It’s a nice small scale story like Chasing A Dream that is one of those few Hallmark movies that really breaks from their usual mold. And it does a pretty job of it. I liked Eddie Cibrian and the story is uplifting. It could have been better for sure. This one has a marginal recommendation from me. Just don’t expect a movie about music appreciation. It’s about two people getting their life back on track with music being an important part of that journey.

But how do I end this review? Well, I’ll go the easy way. I mentioned Motörhead and Lemmy passed away recently, so here is Motörhead performing Please Don’t Touch with their friends Girlschool as Motör Headgirl School.

Cleaning Out The DVR: Wish Upon A Christmas (dir by Terry Ingram)


After finishing up with A Gift-Wrapped Christmas, it was time to move onto the final Lifetime Christmas film on my DVR, Wish Upon A Christmas.  Wish Upon A Christmas premiered on December 13th and, much like Becoming Santa, The Flight Before Christmas, and Last Chance For Christmas, it features Santa as a matchmaker.

Well, maybe it does.  Though he has the beard and the jolly attitude, the film is somewhat ambiguous as to whether or not Mr. Tomte (Kevin McNulty) is actually Santa Claus or not.  The facts certainly suggests that he may be.  Before Mr. Tomte shows up in town, Danny (Dylan Kingwell) does make a wish that Santa could bring his single father, Jesse (Aaron Ashmore), a girlfriend.  And then, one night, a bright light flashes in the sky and there’s an explosion in the distance as something crashes to the ground.  Was it a meteorite or was it Santa’s sleigh?  Who can say?  But Danny does come across a silver bauble that Mr. Tomte is somewhat desperately searching for.  Is it just a family heirloom and or is it, as Danny suspects, filled with the magic that allows Mr. Tomte to fly his sleigh?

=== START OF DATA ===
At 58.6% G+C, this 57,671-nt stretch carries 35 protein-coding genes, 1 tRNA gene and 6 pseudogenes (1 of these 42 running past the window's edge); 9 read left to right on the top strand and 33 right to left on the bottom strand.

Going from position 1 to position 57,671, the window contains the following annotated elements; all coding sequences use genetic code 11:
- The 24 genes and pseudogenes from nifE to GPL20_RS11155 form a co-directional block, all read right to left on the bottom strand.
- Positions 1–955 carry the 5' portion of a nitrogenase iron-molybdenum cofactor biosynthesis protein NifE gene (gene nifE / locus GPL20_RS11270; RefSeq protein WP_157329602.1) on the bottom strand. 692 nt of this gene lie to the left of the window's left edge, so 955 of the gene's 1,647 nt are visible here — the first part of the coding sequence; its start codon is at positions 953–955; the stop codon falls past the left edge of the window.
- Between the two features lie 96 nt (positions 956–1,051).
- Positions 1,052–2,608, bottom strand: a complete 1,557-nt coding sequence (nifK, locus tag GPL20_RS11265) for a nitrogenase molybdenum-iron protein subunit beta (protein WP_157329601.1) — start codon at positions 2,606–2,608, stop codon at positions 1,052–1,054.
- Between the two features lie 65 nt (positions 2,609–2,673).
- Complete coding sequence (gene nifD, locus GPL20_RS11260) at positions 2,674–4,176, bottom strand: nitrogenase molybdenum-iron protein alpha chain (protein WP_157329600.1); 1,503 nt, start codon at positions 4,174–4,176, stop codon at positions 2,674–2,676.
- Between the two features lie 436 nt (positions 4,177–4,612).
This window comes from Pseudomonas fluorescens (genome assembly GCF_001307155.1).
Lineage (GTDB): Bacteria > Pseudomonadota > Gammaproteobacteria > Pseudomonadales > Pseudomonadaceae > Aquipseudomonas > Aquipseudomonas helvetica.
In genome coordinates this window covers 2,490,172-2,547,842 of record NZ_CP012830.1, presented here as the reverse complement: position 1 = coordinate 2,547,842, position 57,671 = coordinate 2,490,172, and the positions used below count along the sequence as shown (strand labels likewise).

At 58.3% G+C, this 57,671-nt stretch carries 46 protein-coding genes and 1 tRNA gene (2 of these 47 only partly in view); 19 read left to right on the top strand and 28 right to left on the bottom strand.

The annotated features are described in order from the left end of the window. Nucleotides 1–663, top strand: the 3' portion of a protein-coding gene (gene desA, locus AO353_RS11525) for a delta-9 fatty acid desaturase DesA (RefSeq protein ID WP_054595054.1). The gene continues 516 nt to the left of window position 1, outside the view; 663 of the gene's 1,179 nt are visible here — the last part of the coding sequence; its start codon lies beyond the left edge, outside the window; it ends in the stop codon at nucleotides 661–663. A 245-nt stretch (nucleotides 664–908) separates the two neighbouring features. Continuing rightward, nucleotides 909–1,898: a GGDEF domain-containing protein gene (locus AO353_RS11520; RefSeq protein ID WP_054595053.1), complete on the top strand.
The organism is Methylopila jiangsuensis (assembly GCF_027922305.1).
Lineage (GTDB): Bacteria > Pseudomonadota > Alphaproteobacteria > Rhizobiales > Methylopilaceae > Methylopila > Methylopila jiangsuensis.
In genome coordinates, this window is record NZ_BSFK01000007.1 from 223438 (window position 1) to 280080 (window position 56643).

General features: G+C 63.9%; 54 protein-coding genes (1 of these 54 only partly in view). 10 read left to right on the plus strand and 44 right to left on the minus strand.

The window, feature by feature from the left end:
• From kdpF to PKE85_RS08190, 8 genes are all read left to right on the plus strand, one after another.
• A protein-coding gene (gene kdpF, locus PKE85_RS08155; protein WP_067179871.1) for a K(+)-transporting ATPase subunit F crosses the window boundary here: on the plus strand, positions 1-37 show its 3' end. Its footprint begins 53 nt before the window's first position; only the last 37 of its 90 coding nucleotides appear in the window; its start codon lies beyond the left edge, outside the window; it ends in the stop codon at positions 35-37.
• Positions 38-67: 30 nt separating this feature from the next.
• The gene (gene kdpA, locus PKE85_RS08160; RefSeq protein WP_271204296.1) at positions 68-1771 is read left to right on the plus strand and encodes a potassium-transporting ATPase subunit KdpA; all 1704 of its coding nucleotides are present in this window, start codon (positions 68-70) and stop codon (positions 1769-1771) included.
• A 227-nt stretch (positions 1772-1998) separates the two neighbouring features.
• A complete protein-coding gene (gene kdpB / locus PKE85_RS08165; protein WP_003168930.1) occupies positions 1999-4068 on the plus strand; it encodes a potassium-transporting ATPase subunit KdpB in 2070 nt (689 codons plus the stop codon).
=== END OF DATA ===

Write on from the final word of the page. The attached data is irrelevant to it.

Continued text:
Meanwhile, Jesse is the much beloved owner of a company that makes hand-crafted ornaments.  He inherited the business from his parents and Jesse is a big believer in tradition.  Despite the fact that it’s cutting into profits, he insists that every ornament be hand-made and that his workers take their time to make each one perfect.  His workers are so happy that they even hum Christmas carols while they’re working.

Unfortunately, the big mean corporate world does not understand what makes Jesse’s business so special.  They send efficiency expert Amelia (Larisa Oleynik) to inspect the company and make some recommendations.  Much like George Clooney in Up In the Air, Amelia makes her living by firing people and convincing them that it’s for their own good.  However, as soon as Amelia arrives in town, she finds it difficult to do her job.  For one thing, she grew up in the town and she’s always had a crush on Jesse.  Secondly, it turns out that she’s not as cold-hearted as she believes.

So, will Amelia fire everyone at the factory?  Or will Danny’s wish come true?

Well, you already know the answer.  This is a Lifetime Christmas movie and there’s nothing really surprising about it.  However — and yes, I do realize that this has become a reoccurring theme when it comes to my Lifetime Christmas movie reviews — Wish Upon A Christmas is such a sweet and good-intentioned film that it would really be silly to be overly critical of it.  You know what you’re getting when you watch a Christmas movie on Lifetime and Wish Upon A Christmas delivers.

Add to that, Kevin McNulty makes for a very likable Santa.  Next year, he should co-star in a movie with The Flight Before Christmas‘s Brian Doyle-Murray in which they play the competing Santa brothers.  It’ll be fun!